You might be surprised to learn that “seasoned” writers will still, on occasion, get this highly vague editing note: Add More Depth.
This might refer to a character, a setting, a scene, and yes—even backstory (when appropriate).
The following 6 ways are by no means the only way to trounce flat characters or override repetitive tropes, but they are a steadfast group that always gets me thinking about how much more is actually needed to bring that element of the narrative to life.
And that’s the key—deeper doesn’t equate to excessive.
Utilize All 6 Senses
This is the “go to” sense for any writer who is not blind (a good friend of mine is a blind English teacher with a passion for short stories, her writing is gorgeous but very different). We see things and do our best to convey that onto the page. This is the perfect first step as it helps us to simply get the story written.
Using this sense to help deepen the narrative works in 2 distinct ways:
This is the book equivalent to the theatrical “slow motion” feature. When the narrator helps to emphasize the importance of a moment/item/action the reader is pulled in as the tension rises and they start asking questions like, “Why am I being shown this?” Making them want to turn pages and learn more.
This is the book equivalent to the director of a movie having a monochromatic backdrop and one child out of twenty wearing bright red ribbons. When authors mention something seemingly innocuous but clearly “different” or “other” it sends off warning bells in the back of a reader’s mind to pay attention!
An evolved use of sight is not about adding mundane description, but key details in little bits at just the right moment to make an impact.
This sense (and sound) are the next most relied upon, though even moments of touch happen less than half of the time in our writing. Going deeper doesn’t mean liberally sprinkling more instances throughout the identified moment—it means taking those existing moments present in the scene, with those characters, and fleshing out the true meaning behind the physical feeling.
If you write that the bark was rough, take another look at how you can enrich this moment by adding an emotional connection or making the language more vivid.
The bark was rough.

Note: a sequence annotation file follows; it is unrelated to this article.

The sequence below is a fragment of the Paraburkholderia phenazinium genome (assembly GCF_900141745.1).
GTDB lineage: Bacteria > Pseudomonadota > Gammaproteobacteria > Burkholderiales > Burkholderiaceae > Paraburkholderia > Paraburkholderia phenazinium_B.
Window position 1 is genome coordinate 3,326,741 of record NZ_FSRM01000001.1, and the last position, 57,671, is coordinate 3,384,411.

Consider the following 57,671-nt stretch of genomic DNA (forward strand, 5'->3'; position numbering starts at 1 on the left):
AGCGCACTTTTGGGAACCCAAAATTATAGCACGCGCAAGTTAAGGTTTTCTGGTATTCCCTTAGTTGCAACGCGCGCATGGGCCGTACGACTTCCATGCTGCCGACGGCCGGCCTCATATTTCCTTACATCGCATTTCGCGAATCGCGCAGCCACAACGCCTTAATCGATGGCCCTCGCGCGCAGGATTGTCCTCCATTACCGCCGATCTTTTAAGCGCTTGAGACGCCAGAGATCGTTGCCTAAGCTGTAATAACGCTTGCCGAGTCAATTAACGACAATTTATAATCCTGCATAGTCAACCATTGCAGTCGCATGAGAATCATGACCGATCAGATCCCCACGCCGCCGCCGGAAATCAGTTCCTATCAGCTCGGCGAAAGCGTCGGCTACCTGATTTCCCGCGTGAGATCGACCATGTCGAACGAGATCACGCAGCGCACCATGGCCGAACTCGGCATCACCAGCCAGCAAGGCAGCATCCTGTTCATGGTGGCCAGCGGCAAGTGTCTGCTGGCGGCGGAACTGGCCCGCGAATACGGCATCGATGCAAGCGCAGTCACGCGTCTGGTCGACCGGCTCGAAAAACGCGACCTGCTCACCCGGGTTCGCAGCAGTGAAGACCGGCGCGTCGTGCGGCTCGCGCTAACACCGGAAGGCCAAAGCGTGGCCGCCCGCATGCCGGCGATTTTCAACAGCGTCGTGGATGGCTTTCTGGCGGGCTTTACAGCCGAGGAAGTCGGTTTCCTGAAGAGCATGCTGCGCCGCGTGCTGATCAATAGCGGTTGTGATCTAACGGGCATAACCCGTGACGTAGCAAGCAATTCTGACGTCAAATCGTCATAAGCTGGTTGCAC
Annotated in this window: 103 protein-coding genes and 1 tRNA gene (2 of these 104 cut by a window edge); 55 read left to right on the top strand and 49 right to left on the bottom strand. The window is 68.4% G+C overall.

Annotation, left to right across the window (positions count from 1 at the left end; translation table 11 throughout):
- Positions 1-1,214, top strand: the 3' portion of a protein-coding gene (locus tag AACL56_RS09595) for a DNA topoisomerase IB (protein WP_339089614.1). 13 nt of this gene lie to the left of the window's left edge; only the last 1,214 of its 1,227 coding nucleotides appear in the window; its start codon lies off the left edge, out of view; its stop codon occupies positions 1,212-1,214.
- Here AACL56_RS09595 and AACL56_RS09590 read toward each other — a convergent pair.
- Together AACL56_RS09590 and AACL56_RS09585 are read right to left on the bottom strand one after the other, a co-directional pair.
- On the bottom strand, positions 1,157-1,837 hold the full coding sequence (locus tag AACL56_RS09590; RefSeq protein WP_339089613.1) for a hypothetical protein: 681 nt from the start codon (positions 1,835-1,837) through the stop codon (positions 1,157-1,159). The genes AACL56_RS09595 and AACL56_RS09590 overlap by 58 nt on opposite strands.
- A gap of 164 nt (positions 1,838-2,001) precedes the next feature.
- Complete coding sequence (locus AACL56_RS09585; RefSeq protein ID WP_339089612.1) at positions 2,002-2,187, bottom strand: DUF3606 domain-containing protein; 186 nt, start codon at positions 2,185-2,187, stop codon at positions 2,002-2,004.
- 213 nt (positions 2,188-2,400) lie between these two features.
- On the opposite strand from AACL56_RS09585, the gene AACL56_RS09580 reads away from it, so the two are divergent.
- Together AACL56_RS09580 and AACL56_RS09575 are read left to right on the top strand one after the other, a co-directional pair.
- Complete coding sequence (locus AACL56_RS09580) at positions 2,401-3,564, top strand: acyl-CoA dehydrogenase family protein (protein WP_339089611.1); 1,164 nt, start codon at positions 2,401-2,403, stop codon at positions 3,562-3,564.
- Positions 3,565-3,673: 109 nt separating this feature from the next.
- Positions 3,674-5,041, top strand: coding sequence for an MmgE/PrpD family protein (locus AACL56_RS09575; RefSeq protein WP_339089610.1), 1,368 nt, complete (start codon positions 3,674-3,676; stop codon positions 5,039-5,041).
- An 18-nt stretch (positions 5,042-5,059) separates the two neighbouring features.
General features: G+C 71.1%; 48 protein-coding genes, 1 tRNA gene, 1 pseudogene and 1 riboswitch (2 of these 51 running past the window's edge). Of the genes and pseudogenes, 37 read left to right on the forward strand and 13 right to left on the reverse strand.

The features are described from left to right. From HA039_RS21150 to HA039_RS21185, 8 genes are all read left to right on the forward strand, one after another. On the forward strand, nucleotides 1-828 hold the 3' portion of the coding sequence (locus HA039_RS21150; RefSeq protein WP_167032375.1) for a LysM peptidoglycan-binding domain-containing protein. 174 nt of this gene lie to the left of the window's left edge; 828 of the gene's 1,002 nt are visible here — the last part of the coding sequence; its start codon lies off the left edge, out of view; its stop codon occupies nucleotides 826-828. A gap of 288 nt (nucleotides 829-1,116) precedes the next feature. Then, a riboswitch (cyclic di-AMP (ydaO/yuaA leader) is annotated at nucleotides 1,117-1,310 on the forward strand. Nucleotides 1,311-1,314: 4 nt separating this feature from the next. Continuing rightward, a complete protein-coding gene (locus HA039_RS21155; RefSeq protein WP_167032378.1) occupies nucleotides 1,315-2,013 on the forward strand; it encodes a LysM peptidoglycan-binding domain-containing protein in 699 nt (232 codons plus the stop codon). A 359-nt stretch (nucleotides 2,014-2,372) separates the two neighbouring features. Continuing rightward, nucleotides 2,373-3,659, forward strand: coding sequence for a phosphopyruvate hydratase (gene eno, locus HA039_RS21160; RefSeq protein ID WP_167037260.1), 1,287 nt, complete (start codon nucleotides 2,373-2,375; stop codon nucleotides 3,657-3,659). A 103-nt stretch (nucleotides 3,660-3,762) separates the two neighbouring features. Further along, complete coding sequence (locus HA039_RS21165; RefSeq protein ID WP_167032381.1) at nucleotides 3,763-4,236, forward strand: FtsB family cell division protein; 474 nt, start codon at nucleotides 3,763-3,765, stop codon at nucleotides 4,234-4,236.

The bark peeled back more than just a layer of her skin.
The bark scraped her already raw flesh.
As you can see, a few more words either evoking an emotion or helping to make what already exists more meaningful will bring greater depth to your writing.
Writers often make reference to visual elements that have the potential to be more than what they are. We talk about clock towers, alarm clocks, drinking hot tea/coffee, walking, running, and so many other everyday items/actions it’s easy to forget the sounds that accompany them. Now, you would never add a sound reference just anywhere—it’s all about drawing attention to something to make the reader think.
If all your character is doing is walking from the car to the store on an average day, you don’t need to say anything more. However, if this is not an average day and a lot of stuff has been happening to make that character dour, upset, or even depressed, by integrating an element of sound into that simple walk we get vivid words like:
Scuffed. Shuffled. Ground (as in grind). Dragged. Scattered. Clattered. Slid…
We also get the chance to heighten reader awareness by drawing attention to:
The whisk of cloth. The drumming of fingers. The rattle of breath. The whoosh of blood …
You can infuse layered information through implication—by using more descriptive vocabulary (stronger verbs), and insinuating mood through sound-oriented action. These subtle changes in the focus of a sentence or scene can reveal more about what’s happening than simply relying on visual cues to relate potential sound cues.